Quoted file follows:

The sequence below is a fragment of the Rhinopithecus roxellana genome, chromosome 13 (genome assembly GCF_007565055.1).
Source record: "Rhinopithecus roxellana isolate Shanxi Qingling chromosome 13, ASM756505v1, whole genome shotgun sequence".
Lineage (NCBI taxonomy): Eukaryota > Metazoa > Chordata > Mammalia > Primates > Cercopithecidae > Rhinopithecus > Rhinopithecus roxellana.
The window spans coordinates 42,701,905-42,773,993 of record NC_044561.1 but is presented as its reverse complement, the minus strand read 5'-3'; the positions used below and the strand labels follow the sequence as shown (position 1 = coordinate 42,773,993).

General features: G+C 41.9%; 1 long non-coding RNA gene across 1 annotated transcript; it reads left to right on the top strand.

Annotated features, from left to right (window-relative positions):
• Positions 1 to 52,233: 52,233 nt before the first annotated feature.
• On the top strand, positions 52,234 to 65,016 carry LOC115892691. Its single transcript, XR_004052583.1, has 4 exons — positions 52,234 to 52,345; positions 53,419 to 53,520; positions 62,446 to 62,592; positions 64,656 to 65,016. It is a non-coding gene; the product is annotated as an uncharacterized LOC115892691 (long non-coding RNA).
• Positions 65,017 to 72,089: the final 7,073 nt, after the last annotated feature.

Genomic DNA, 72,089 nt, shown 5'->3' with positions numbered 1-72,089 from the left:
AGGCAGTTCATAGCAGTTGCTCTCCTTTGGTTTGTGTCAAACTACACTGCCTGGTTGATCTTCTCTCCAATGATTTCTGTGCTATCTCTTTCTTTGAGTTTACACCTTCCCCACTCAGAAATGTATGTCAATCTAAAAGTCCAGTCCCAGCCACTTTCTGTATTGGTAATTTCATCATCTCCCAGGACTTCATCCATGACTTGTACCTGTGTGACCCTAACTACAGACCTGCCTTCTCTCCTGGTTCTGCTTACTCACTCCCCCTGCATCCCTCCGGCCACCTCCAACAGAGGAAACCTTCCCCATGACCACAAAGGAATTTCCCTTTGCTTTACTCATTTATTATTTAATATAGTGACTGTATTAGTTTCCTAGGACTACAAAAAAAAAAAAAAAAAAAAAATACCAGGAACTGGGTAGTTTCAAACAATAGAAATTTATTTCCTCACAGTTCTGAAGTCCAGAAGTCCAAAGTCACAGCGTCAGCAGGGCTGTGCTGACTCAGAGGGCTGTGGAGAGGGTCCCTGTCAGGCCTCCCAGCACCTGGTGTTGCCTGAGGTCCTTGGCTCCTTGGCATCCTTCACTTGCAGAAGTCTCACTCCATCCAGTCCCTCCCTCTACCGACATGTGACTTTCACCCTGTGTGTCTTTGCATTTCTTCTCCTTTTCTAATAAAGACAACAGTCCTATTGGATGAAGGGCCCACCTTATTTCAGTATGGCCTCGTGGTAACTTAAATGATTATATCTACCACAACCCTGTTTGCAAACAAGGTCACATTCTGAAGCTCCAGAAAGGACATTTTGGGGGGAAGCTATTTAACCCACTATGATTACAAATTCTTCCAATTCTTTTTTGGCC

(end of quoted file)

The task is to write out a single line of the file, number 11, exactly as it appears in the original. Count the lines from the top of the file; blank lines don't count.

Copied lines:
AGGCAGTTCATAGCAGTTGCTCTCCTTTGGTTTGTGTCAAACTACACTGCCTGGTTGATCTTCTCTCCAATGATTTCTGTGCTATCTCTTTCTTTGAGTTTACACCTTCCCCACTCAGAAATGTATGTCAATCTAAAAGTCCAGTCCCAGCCACTTTCTGTATTGGTAATTTCATCATCTCCCAGGACTTCATCCATGACTTGTACCTGTGTGACCCTAACTACAGACCTGCCTTCTCTCCTGGTTCTGCTTACTCACTCCCCCTGCATCCCTCCGGCCACCTCCAACAGAGGAAACCTTCCCCATGACCACAAAGGAATTTCCCTTTGCTTTACTCATTTATTATTTAATATAGTGACTGTATTAGTTTCCTAGGACTACAAAAAAAAAAAAAAAAAAAAAATACCAGGAACTGGGTAGTTTCAAACAATAGAAATTTATTTCCTCACAGTTCTGAAGTCCAGAAGTCCAAAGTCACAGCGTCAGCAGGGCTGTGCTGACTCAGAGGGCTGTGGAGAGGGTCCCTGTCAGGCCTCCCAGCACCTGGTGTTGCCTGAGGTCCTTGGCTCCTTGGCATCCTTCACTTGCAGAAGTCTCACTCCATCCAGTCCCTCCCTCTACCGACATGTGACTTTCACCCTGTGTGTCTTTGCATTTCTTCTCCTTTTCTAATAAAGACAACAGTCCTATTGGATGAAGGGCCCACCTTATTTCAGTATGGCCTCGTGGTAACTTAAATGATTATATCTACCACAACCCTGTTTGCAAACAAGGTCACATTCTGAAGCTCCAGAAAGGACATTTTGGGGGGAAGCTATTTAACCCACTATGATTACAAATTCTTCCAATTCTTTTTTGGCC